Historically, the UK has been at the epicentre of human trafficking, and it is without a doubt that some of its historic success was built on slavery. Although a stain on its history, the UK has also been credited with revolutionary reform that saw the abolition of slavery. This includes the Slavery Abolition Act 1833, and more recently the Modern Slavery Act 2015 which has been reported as ‘the first of its kind in Europe, and one of the first in the world’.

Despite the introduction of this Act, in 2016, the Global Slavery Index estimated there were 136,000 people living in modern slavery. So, despite being world-leading in terms of legislation, why are the figures still so high? Why is this unlikely to change anytime soon?

We are still unsure of the numbers

When creating any form of strategy, you need to understand the size of the task at hand in order to combat it. Currently, there seems to be very little understanding of the nature of modern slavery in the UK. The GSI’s figure is very different to the government’s figure of 10,000 to 13,000, which at best proves there is no consensus over the size of the problem in the UK.

So, not only do you need to understand the size of the problem, but you also need to be able to collect useful in-depth data which allows law enforcement to have a better understanding of how to combat human trafficking. This too is an issue as a recent government review stated that the National Referral Mechanism which collects data on modern slavery  ‘does not support effective identification of victims, assist with prosecutions and/or support the production of meaningful management information’.

These two issues twinned together means the government has no sense of the size or depth of the issue of modern slavery. Therefore, from the offset it will be very difficult for them to put a halt to this issue.

We haven’t broken the victim cycle

It is clear that in the UK the victims of modern slavery are not getting the support they need in the long term. This is evident through NGO reports, such as Day 46, which reports on the substandard level of care given by the government and in particular the complete lack of appropriate housing given to victims.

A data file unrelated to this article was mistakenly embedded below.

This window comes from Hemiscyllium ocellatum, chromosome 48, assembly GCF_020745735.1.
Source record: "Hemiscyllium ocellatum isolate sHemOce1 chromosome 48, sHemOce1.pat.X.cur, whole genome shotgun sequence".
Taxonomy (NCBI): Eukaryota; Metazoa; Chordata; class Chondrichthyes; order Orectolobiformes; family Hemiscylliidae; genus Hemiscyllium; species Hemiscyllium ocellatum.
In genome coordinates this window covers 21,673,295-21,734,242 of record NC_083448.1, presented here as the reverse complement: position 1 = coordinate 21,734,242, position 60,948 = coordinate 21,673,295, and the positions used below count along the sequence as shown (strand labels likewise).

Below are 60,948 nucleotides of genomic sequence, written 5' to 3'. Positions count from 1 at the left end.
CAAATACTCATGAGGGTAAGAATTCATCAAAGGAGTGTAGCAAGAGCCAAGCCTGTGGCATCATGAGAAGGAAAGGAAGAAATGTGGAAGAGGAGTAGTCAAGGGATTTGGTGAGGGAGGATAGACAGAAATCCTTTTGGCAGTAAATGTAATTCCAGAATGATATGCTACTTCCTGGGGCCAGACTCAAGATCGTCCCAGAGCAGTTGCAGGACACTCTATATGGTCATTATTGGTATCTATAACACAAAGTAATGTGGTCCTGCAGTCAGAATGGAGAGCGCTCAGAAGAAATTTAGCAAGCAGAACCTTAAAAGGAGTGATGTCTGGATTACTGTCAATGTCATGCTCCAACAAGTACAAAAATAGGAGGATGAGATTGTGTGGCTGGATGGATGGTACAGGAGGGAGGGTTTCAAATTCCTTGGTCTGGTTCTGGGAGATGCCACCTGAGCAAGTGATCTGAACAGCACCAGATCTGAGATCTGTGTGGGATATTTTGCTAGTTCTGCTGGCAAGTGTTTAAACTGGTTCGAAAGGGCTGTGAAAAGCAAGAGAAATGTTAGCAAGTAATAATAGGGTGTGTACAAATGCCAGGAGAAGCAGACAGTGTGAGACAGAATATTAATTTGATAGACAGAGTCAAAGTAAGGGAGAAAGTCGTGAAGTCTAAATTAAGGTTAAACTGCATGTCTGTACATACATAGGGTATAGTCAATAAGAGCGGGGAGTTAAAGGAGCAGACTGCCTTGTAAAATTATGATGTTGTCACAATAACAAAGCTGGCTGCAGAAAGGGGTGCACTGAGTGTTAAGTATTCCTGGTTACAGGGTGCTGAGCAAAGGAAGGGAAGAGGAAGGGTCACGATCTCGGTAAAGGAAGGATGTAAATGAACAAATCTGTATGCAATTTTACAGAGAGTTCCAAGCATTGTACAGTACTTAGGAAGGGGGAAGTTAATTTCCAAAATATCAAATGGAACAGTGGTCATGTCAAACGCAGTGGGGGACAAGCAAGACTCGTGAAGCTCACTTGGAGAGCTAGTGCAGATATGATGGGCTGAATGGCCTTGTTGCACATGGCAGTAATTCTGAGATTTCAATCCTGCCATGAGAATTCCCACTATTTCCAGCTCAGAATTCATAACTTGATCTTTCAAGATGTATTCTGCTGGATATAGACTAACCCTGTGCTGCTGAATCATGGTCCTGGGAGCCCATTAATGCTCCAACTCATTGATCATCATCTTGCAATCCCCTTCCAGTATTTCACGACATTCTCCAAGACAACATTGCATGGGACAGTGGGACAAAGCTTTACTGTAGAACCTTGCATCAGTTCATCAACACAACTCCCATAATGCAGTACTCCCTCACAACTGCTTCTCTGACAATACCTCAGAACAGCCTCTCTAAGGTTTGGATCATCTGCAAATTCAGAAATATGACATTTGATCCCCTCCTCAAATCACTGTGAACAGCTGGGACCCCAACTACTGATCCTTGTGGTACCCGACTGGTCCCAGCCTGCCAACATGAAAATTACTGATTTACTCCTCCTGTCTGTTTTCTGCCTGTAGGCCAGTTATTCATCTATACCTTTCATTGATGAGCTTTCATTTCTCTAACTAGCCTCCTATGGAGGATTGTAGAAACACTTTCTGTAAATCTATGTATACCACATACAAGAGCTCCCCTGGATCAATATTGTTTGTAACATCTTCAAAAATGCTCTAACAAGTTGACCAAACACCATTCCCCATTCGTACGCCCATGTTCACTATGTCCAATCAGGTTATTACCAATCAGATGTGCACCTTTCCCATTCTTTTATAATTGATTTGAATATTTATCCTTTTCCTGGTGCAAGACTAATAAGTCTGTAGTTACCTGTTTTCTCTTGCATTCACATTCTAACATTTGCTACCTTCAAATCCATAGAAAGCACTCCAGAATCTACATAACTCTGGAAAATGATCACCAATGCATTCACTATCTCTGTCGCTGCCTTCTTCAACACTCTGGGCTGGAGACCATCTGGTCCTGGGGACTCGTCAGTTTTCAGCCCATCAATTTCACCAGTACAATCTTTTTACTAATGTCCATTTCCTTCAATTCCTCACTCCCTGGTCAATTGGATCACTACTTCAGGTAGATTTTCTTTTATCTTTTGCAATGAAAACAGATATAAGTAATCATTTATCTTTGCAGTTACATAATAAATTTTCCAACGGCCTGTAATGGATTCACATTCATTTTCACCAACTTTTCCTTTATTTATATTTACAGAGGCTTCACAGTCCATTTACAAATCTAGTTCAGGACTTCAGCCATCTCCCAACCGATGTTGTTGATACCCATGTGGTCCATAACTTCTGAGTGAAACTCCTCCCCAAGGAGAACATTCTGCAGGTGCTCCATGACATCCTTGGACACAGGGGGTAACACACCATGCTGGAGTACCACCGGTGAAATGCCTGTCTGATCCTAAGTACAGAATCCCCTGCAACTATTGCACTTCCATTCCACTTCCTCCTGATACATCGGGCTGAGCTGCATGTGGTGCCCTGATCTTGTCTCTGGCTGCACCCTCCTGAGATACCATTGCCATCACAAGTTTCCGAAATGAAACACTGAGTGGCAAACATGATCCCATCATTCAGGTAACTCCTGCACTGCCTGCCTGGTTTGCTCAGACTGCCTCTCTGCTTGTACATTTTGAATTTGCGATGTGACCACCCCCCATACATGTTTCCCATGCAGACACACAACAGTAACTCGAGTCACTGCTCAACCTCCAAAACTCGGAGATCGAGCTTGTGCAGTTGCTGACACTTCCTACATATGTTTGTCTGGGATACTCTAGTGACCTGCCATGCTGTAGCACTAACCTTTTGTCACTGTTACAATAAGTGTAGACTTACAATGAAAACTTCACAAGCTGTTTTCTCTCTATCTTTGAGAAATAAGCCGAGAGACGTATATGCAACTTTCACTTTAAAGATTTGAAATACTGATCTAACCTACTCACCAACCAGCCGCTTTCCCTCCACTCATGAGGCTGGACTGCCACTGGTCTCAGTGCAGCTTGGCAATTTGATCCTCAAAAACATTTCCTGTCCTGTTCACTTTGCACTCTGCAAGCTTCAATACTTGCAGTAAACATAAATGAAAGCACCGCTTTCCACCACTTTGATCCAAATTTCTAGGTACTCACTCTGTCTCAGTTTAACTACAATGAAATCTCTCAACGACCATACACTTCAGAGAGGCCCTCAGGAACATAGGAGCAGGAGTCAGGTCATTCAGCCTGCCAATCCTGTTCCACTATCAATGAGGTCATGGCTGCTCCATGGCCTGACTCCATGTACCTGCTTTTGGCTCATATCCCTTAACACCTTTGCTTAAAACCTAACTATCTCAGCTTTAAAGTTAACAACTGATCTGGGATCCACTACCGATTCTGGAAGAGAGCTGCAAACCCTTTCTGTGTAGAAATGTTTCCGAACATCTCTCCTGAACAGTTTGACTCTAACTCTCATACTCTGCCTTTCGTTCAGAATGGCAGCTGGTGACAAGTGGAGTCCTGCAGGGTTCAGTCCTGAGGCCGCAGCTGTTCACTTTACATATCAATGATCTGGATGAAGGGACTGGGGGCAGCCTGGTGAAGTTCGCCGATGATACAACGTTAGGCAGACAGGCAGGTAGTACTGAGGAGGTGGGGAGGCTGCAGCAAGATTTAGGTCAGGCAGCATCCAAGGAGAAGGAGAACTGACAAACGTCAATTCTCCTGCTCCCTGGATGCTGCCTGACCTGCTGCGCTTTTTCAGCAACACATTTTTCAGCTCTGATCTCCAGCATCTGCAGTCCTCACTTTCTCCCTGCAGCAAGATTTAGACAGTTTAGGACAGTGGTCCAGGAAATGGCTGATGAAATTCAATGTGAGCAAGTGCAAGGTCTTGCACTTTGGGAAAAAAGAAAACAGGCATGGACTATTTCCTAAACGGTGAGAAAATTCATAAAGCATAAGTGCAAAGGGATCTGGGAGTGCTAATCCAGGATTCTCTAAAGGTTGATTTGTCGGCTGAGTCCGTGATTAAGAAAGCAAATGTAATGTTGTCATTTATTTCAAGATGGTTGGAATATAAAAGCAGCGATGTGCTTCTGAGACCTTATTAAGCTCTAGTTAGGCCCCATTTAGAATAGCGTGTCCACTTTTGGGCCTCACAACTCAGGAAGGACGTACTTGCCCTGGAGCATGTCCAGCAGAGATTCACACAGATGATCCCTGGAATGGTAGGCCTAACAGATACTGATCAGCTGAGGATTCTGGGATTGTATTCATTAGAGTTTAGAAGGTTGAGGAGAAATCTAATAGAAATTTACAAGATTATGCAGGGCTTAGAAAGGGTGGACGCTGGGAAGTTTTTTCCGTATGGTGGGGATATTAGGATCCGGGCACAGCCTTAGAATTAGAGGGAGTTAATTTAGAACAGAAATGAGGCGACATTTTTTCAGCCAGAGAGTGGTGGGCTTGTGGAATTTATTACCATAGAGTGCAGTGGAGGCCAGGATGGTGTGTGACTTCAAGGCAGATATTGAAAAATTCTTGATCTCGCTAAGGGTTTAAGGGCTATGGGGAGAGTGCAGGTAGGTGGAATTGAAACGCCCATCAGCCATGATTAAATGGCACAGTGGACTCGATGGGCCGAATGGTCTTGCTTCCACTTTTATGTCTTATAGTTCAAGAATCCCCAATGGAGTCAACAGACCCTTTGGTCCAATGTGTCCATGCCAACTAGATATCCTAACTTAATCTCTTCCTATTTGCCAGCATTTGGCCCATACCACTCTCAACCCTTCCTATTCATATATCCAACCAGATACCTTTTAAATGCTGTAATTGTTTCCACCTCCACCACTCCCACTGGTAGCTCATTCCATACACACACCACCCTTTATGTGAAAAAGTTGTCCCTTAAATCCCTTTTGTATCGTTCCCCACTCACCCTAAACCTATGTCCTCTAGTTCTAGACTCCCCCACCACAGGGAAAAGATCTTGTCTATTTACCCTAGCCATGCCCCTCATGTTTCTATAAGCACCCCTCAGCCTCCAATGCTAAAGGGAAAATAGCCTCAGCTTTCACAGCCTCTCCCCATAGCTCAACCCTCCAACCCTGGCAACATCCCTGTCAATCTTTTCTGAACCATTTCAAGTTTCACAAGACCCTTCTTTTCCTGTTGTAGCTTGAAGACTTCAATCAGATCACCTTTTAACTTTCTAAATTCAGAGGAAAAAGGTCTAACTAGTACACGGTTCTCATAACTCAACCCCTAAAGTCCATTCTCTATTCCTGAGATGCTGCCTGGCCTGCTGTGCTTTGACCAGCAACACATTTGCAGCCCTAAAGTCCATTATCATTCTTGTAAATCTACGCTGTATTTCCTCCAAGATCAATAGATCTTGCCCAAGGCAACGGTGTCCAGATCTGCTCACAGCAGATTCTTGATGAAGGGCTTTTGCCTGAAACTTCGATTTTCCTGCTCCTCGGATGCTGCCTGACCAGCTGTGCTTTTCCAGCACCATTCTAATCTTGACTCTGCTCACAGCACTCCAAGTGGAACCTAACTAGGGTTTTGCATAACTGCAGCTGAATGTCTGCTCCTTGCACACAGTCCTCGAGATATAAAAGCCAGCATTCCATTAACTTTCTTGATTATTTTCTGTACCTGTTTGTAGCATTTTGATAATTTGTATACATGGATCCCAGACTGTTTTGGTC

Yet, the recent reports written by Select Committees and the Independent Anti-Slavery Commissioner also attest to how many victims are being treated as criminals by the government due to their immigration status even though they had no choice over whether they came to the country or not.

It is without a doubt that victim support needs greater attention from both a humanitarian perspective and the perspective of eradicating slavery. If victims are left without support, they are left vulnerable, and victims left vulnerable are more likely to become victims of slavery again. Siddharth Kara and Kevin Bales give good insight into this in their respective books.

We don’t have the funding

Like anything, funding is key. Without the proper funding how can you expect to solve an age-old problem such as slavery. To reduce the problem of  modern slavery, not only do units such as the Human Trafficking Unit need funding, but so do other frontline services.

It is all well and good creating new training schemes such as Prevent, but there needs to be a more universal training scheme for people who deliver frontline services. Crucially, there must be a properly funded police service who are able to catch human traffickers, and a properly funded victim support system which can break the cycle of victimhood.

Public services have for too long been under funded and it does not matter how good the laws and legal provisions are for victims if they cannot be put into practice. In the past, these problems have been carried by charities, but this problem may get even worse with charities either going bust, such as Eaves’ ‘Poppy Project’, or losing funding in the case of Unseen which had to seek government help to keep its helpline open.

Action must be taken

Firstly, there needs to be a better understanding of modern slavery. Secondly, we need to offer victims proper support to try and break the cycle and help the vulnerable. Thirdly, we need to properly finance the frontline services who could come into contact with the human traffickers and the victims.

Although this would not guarantee the eradication of modern slavery, it would be a step in the right direction.

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